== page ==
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Wednesday, August 5, 2020  Spokane, Washington  Est. May 19, 1883
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Spokane district to offer mix of alternating-day and full-time in-person schooling – if buildings can reopen

UPDATED: Tue., July 21, 2020

Students leave Lewis and Clark High School at the end of classes Friday, March 13. When high school students return to school this fall, they will attend classes in person on alternating days, if buildings reopen.  (COLIN MULVANY)
Students leave Lewis and Clark High School at the end of classes Friday, March 13. When high school students return to school this fall, they will attend classes in person on alternating days, if buildings reopen. (COLIN MULVANY)

Spokane Public Schools revealed elements of its plan for in-person schooling in the fall in a Tuesday email to staff, but those plans are contingent on one looming uncertainty, the email notes: whether school buildings are able to open at all.

If schools are available for in-person learning, students in kindergarten through fourth grade will attend school five days a week. Students in fifth and sixth grade, however, would “likely” only go to school “on an alternating day schedule to provide adequate spacing and class sizes that meet safety guidelines,” the email says.

Middle school and high school students will also attend school on alternating days, according to the plan described in the email.

“Using an alternating day schedule will allow for proper social distancing and class sizes that accommodate the 6-foot distancing requirement,” the email reads.

The email also says the district is “refining” requirements for mask use and plans that will “ensure plenty of time for outside play and activities.”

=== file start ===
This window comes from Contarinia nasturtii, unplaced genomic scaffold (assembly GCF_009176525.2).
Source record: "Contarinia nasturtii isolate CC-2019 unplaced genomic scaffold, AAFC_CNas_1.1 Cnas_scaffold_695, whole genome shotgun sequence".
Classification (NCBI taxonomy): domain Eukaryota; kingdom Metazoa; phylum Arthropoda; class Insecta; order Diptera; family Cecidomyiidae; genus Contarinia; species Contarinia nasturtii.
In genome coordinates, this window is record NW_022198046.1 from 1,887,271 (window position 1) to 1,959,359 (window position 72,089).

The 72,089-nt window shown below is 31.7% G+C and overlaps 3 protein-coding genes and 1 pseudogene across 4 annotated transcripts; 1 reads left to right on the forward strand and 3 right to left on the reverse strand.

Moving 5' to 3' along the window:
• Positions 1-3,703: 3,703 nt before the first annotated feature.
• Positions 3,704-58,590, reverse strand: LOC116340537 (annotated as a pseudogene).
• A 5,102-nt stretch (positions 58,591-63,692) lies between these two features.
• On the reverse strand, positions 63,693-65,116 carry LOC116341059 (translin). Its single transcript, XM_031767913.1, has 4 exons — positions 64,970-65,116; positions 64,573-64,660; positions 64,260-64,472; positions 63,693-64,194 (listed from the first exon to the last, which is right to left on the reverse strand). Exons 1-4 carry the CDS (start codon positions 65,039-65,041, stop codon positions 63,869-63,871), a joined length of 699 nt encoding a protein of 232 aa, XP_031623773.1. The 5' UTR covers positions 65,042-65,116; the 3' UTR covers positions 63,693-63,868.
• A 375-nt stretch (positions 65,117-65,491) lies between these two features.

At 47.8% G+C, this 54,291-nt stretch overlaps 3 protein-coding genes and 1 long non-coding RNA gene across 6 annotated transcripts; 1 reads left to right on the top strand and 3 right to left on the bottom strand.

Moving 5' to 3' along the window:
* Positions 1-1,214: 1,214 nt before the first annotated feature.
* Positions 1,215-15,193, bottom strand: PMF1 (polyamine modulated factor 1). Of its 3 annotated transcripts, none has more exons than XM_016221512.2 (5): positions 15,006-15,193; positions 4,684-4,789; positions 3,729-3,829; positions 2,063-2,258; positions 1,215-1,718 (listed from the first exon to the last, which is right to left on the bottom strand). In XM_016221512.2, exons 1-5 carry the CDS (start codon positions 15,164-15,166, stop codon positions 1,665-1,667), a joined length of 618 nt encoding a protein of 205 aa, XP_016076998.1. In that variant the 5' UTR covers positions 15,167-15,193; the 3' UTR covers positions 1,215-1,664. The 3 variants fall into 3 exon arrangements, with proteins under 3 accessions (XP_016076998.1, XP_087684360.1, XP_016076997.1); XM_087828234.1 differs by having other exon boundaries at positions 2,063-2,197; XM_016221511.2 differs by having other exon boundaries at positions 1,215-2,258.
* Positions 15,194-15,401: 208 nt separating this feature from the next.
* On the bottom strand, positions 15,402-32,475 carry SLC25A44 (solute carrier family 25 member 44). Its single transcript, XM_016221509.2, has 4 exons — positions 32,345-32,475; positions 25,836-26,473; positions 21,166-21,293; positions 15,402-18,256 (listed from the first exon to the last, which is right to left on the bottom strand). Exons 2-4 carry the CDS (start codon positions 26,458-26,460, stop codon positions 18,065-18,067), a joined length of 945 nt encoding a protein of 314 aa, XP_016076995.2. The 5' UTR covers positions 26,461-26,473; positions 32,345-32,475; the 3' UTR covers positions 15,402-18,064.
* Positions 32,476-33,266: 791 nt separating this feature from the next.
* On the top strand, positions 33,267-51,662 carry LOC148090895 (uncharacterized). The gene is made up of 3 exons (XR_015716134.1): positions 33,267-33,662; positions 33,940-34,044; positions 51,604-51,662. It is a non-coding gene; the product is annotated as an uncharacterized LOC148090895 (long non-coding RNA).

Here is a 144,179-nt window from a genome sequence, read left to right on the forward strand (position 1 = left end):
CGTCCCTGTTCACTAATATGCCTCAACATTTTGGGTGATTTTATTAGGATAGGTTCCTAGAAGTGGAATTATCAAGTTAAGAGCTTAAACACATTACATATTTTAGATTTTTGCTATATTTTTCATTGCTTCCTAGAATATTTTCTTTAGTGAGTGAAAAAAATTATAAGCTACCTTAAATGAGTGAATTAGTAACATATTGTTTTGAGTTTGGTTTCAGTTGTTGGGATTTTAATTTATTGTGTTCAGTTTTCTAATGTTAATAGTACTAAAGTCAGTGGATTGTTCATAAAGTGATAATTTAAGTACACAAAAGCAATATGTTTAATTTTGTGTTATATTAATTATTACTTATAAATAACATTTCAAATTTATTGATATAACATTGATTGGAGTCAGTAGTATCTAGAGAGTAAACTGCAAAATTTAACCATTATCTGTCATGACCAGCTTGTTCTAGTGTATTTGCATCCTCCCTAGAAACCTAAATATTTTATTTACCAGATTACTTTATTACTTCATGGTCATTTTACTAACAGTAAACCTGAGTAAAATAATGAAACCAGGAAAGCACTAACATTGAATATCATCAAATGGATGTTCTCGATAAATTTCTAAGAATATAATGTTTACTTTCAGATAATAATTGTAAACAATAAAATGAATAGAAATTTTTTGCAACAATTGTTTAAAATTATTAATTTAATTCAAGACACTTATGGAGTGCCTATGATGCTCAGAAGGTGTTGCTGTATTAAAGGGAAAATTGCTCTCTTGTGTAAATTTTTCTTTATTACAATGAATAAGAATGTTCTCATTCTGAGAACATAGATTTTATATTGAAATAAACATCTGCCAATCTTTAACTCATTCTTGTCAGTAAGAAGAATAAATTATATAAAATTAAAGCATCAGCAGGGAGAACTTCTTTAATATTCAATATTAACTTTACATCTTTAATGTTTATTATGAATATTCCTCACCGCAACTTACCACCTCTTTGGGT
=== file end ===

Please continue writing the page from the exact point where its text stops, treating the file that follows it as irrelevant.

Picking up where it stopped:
Special education students and other students who need extra support will see “modifications” to their lesson plans, the email says, though it does not specify what those changes will look like.

The email also says families that aren’t comfortable with their students returning to in-person instruction will be able to register for a full distance-learning option that can include instructor-led classes, project-based activities and social-emotional learning, according to the email. SPS plans to have details about registration for that option in August.

But if the district learns that in-person learning is off-limits, the email suggests officials will have more homework to do.

“If school buildings are unable to open and SPS needs to offer full distance learning for all students, a model is being developed that provides consistency and clarity for both students and families,” the email says. “Input received throughout the spring from families, students and staff, has informed and helped us focus on the critical components needed for student success including a common platform, regular feedback, and real-time instruction.”

The district will host family webinars to talk about its plans for in-person learning on Thursday at 6:30 p.m. and for distance learning a week later, on July 30 at 6:30 p.m.

Maggie Quinlan can be reached at (509) 459-5135 or at maggieq@spokesman.com

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